Ernest Chausson took over a decade to complete his half-hour song cycle Poème de l'amour et de la mer, originally scored for high voice and large orchestra, and then arranged for voice and piano. His extended song Chanson perpétuelle was originally written for voice, string quartet, and piano, a combination so felicitous that pianist Nicolas Kruger, a frequent accompanist for Salomé Haller, commissioned Franck Villard to create a transcription of the orchestral cycle for the same chamber ensemble, and it's given its premiere recording here. The strings' capacity for sustained, lyrical lines and a timbral palette that come closer to that of the orchestral version make this an exceptionally attractive arrangement and a natural companion piece for Chanson perpétuelle. Both works are sumptuously romantic, drawing on the traditions of late 19th century French mélodies, Wagner, and the emerging innovations of the young Debussy, who was coming into his own around the time Chausson wrote these pieces and with whose work Chausson was familiar. Haller's full, warm soprano is well-suited to this repertoire and she brings an instinctive Gallic sensuality to Chausson's emotionally charged music. She is especially impressive in Chanson perpétuelle, for which her voice seems ideally situated, and she invests it with an expansive, rounded tone and a wistful melancholy. Kruger and Le Quatuor Manfred are equally invested in this urgently heartfelt repertoire and provide an atmospheric and idiomatically sensitive environment for the voice. In the String Quartet, Op. 35, a lovely and substantial work that the composer left unfinished at his death at the age of 44 and that was completed by Vincent d'Indy, Le Quatuor Manfred plays with the same nuanced intensity and highlights its kinship with Debussy's Quartet in G minor, written just a few years earlier. Zig Zag Territoires' sound is clean, present, and warmly ambient. These performances make a terrific introduction to Chausson's mature work, and the appealing transcription of Poème de l'amour et de la mer should interest any listeners who already love the composer's music.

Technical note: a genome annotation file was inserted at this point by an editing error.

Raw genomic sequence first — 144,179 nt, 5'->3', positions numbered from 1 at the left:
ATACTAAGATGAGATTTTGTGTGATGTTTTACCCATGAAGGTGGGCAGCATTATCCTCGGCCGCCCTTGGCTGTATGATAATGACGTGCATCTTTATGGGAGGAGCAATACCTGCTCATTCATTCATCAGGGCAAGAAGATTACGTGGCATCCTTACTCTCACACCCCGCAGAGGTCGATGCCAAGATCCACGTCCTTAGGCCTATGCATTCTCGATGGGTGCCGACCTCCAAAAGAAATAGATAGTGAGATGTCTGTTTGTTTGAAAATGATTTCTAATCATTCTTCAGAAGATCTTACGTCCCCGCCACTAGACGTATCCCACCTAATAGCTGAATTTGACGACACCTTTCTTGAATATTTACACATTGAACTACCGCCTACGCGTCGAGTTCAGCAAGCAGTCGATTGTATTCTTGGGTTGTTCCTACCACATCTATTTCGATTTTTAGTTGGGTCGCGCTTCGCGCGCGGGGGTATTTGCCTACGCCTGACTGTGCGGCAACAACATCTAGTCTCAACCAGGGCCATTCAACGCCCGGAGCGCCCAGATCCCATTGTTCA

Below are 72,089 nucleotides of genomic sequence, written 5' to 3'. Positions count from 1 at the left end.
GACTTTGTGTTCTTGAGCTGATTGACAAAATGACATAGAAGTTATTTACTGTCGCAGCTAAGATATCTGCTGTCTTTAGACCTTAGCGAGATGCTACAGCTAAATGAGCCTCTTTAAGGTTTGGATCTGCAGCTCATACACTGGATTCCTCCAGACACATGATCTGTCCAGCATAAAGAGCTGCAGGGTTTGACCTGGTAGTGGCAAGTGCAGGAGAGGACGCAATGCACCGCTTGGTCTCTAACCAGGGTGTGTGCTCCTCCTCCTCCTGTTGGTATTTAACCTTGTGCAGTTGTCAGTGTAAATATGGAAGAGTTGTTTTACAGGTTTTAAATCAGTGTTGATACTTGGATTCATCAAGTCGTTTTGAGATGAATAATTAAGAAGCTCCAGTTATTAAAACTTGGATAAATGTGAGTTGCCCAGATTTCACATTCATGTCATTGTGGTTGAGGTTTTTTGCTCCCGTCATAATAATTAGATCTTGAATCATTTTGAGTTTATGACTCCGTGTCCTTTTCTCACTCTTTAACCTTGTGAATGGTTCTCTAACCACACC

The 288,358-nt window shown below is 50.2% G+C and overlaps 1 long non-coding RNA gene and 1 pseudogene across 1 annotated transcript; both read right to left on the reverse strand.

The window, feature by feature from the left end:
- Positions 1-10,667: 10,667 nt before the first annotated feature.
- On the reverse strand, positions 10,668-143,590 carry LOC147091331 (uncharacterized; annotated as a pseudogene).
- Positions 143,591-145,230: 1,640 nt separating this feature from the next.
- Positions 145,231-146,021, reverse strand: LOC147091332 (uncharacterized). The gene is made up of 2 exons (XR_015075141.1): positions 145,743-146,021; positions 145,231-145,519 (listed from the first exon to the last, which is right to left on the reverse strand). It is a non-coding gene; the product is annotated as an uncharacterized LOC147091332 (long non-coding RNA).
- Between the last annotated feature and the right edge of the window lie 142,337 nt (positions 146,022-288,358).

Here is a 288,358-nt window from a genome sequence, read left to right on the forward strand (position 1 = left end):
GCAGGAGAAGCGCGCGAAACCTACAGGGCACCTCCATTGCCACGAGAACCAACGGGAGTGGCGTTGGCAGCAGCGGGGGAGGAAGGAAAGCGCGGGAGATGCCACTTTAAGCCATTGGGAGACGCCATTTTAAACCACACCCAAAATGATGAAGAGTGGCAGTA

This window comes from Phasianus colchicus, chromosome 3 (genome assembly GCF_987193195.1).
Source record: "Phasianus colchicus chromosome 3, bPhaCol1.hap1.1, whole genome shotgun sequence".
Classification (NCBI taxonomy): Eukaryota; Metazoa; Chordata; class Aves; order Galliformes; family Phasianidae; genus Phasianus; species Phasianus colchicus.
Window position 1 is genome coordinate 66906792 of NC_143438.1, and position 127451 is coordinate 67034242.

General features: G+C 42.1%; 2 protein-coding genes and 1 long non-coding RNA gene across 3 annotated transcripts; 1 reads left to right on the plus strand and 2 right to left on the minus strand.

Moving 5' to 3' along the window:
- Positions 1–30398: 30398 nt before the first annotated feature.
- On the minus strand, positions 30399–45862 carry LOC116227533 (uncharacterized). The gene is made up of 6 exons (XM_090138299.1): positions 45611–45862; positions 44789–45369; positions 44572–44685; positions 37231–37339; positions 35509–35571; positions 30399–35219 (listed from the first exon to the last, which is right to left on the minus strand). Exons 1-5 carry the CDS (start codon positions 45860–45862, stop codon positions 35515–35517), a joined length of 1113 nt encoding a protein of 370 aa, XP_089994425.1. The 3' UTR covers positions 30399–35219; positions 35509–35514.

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AllMusic Review by Stephen Eddins
|Poème de l'amour et de la mer, Op. 19|
|Quatuor, Op. 35|